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The Imminent US Food Safety Rules Will Heavily Effect the Carriers

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The Imminent US Food Safety Rules Will Heavily Effect the Carriers

The Imminent US Food Safety Rules Will Heavily Effect the Carriers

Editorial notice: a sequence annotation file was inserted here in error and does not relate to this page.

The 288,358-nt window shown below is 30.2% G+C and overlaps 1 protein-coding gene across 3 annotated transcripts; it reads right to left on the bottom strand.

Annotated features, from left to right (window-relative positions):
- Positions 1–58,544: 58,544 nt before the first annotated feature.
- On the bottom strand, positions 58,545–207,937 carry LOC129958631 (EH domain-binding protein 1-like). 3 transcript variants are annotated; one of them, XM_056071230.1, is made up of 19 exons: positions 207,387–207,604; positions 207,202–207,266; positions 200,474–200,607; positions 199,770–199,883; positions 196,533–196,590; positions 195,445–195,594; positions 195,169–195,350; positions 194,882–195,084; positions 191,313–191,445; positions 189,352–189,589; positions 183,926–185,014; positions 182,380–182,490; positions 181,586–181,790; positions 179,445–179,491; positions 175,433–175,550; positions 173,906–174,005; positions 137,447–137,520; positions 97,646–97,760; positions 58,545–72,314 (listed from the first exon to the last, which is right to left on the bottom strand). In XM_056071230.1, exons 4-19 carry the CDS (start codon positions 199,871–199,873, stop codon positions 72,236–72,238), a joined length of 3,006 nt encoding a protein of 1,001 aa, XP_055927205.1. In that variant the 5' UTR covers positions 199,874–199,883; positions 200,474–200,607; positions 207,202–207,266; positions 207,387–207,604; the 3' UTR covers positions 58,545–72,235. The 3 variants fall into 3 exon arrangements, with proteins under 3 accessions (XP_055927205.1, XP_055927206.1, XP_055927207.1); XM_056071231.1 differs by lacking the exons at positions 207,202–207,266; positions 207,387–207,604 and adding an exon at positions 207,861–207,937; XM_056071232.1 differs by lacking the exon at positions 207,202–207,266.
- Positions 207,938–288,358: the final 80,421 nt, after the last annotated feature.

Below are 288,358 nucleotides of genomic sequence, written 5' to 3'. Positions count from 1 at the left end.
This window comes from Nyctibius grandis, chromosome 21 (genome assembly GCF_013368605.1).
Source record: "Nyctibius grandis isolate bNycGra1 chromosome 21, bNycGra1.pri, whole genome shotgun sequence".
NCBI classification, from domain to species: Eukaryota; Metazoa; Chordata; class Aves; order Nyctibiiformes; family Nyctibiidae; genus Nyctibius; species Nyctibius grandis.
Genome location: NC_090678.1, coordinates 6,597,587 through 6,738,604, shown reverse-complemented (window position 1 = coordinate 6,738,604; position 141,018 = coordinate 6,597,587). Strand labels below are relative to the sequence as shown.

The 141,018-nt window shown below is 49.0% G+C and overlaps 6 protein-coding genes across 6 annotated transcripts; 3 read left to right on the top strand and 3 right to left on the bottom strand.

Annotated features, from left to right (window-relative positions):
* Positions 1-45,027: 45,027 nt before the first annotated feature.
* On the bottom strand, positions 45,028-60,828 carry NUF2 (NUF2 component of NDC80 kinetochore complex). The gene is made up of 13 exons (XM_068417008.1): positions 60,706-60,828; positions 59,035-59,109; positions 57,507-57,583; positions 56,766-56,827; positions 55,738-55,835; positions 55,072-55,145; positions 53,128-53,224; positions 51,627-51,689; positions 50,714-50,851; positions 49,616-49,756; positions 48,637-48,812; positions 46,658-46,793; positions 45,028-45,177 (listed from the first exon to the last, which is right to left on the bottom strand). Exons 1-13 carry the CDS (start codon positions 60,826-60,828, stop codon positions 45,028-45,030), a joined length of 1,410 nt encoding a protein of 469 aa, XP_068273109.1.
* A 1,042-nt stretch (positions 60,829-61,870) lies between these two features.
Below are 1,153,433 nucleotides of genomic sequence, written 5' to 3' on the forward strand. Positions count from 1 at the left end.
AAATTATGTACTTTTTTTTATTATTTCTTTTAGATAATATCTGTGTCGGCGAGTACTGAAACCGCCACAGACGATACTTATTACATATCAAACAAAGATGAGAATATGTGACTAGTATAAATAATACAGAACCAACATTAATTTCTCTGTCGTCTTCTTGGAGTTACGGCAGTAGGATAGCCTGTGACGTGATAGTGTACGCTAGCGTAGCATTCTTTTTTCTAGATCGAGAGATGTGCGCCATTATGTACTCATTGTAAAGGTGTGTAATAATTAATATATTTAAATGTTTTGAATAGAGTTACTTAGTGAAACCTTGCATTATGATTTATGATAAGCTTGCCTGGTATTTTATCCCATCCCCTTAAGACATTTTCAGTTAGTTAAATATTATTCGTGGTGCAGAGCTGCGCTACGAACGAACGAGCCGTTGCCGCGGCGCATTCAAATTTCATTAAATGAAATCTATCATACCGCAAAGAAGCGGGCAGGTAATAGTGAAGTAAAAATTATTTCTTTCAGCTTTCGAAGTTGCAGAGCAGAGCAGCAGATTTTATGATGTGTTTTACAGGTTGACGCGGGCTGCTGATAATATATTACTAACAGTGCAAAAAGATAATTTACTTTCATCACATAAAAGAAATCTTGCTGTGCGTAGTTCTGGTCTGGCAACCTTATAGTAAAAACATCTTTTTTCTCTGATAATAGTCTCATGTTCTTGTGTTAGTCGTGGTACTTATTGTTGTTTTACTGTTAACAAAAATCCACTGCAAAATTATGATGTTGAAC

The Imminent US Food Safety Rules Will Heavily Effect the Carriers by eMedia Staff Writer’ The modernization of the Food and Safety regulations in the US can have a huge impact on the carrier fleets in both US and Canada. The latest news from Washington DC suggests that the government will be making sweeping changes in the regulations that will incorporate new requirements for the fleet corporations. The new act is aptly named as the Food and Safety Modernization Act (FSMA). The subsequent changes were a long time coming as no changes had been made since 1938. The act itself contains 7 characteristic proposals one of which was recently introduced and included in the sanitary transportation of human and animal food. It is suggested to have an enhanced effect on the transportation rules and will be promulgated in all effects. The Deputy Commissioner for Food and Veterinary Medicine Sub-Department of the Food and Drug Administration US Michael Taylor said “This proposed rule will help reduce the likelihood of conditions during transportation that can lead to human or animal illness or injury. We are now one step closer to fully implementing the comprehensive regulatory framework for prevention that will strengthen the FDA’s inspection and compliance tools modernize oversight of the nation’s food safety system and prevent food borne illnesses before they happen.’ In a recent interview the Consumer Safety Officer of the FDA’s Center for Food Safety and Applied Nutrition Mike Kashtock explained the importance of the Hazard Analysis Critical Control Point (HACCP) which should be inherently applied to the existing principles of fleet companies. The enterprises who have already integrated it into their systems will have no trouble following the new rules. It only targets syndicates who are sloppy when it comes to the cleaning loading and maintenance of the machinery. The new changes will also place responsibility on food and carrier companies to document proof of handling the food products safely throughout the manufacturing and supply chain. Kashtock said “The FSMA changes the paradigm and requires the broader industry to go through the preliminary step of analyzing potential things that could go wrong and then put measures in place to make sure those things are monitored and controlled so they don’t go wrong or if they do go wrong they’re spotted very quickly and the food is taken out of the channels of sale. All the traditional requirements of the 1938 law remain but the preventive elements that were never as a matter of law the industry’s responsibilities are now the industry’s responsibilities.’ The innovation in these laws will target the transportation equipment machinery operations record keeping documentation and training in the sector. The real reasons for contamination promulgation of unhygienic conditions and lack of temperature control will also be singled out to solve the prevalent problem of food contamination at the interstate level. The rules are open to public debate until May after which the FDA will issue the final regulation guidelines which will be amended with the help of feedback. The court ordered deadline for publication of the final regulations is March 2016. But it will take at least one year to implement meaning that the carriers have until 2017 to amend their shortcomings.

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